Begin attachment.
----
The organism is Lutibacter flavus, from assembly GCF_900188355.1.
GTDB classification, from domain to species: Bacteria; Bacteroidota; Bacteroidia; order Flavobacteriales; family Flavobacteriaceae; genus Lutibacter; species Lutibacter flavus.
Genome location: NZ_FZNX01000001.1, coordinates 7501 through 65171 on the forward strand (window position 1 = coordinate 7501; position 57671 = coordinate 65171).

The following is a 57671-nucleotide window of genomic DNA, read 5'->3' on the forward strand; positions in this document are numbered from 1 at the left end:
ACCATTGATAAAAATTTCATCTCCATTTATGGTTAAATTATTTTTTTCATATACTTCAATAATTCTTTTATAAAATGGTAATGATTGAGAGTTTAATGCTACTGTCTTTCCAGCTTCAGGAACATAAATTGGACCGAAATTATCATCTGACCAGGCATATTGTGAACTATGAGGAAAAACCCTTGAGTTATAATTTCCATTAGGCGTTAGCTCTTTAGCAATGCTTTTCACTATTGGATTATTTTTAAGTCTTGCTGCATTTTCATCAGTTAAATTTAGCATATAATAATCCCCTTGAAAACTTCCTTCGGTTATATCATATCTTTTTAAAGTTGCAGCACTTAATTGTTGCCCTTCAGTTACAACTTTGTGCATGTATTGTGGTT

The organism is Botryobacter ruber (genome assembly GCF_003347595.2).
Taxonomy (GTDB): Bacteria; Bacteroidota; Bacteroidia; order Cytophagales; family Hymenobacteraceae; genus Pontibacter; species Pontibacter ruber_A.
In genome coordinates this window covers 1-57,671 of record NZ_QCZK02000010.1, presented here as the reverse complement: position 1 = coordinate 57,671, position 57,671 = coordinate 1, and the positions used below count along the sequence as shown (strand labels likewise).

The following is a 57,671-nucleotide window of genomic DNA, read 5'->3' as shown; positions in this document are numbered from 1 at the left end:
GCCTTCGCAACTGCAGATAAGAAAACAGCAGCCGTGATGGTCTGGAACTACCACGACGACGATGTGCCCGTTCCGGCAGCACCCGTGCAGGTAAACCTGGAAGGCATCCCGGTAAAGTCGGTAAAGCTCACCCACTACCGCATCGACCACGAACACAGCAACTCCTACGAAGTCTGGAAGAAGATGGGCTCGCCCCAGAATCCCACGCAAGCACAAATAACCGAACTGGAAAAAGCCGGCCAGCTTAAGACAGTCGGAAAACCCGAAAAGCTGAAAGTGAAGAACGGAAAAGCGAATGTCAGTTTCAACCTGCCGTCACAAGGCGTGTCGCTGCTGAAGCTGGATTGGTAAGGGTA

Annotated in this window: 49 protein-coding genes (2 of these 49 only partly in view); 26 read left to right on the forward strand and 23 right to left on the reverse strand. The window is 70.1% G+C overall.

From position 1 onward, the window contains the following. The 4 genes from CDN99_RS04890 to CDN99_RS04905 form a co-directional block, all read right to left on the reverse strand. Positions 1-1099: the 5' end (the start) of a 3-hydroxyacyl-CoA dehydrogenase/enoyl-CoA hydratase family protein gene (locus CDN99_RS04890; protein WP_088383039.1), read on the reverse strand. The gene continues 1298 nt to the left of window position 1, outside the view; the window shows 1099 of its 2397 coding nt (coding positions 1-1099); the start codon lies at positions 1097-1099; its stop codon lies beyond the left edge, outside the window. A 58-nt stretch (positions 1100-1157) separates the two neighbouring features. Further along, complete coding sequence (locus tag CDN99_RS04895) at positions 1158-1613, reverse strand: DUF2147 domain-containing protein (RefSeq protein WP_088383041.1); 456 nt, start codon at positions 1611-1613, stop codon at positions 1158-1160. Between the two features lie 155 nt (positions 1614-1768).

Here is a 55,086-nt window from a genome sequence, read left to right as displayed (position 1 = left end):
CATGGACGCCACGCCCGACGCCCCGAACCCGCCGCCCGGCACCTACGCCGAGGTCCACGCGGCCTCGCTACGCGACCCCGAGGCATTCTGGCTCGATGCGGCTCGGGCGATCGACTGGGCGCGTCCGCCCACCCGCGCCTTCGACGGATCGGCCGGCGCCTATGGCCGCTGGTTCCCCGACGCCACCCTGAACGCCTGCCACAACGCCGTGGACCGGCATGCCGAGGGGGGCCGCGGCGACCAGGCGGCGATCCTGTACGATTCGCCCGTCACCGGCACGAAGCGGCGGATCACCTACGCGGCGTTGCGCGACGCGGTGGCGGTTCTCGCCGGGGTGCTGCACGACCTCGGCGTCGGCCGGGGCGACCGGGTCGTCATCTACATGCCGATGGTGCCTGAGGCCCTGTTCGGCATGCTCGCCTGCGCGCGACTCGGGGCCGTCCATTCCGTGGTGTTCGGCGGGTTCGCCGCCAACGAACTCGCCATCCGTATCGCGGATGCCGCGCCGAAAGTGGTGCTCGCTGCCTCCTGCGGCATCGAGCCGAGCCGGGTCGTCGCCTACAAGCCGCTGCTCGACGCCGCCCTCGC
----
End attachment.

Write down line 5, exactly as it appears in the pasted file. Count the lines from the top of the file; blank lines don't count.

ACCATTGATAAAAATTTCATCTCCATTTATGGTTAAATTATTTTTTTCATATACTTCAATAATTCTTTTATAAAATGGTAATGATTGAGAGTTTAATGCTACTGTCTTTCCAGCTTCAGGAACATAAATTGGACCGAAATTATCATCTGACCAGGCATATTGTGAACTATGAGGAAAAACCCTTGAGTTATAATTTCCATTAGGCGTTAGCTCTTTAGCAATGCTTTTCACTATTGGATTATTTTTAAGTCTTGCTGCATTTTCATCAGTTAAATTTAGCATATAATAATCCCCTTGAAAACTTCCTTCGGTTATATCATATCTTTTTAAAGTTGCAGCACTTAATTGTTGCCCTTCAGTTACAACTTTGTGCATGTATTGTGGTT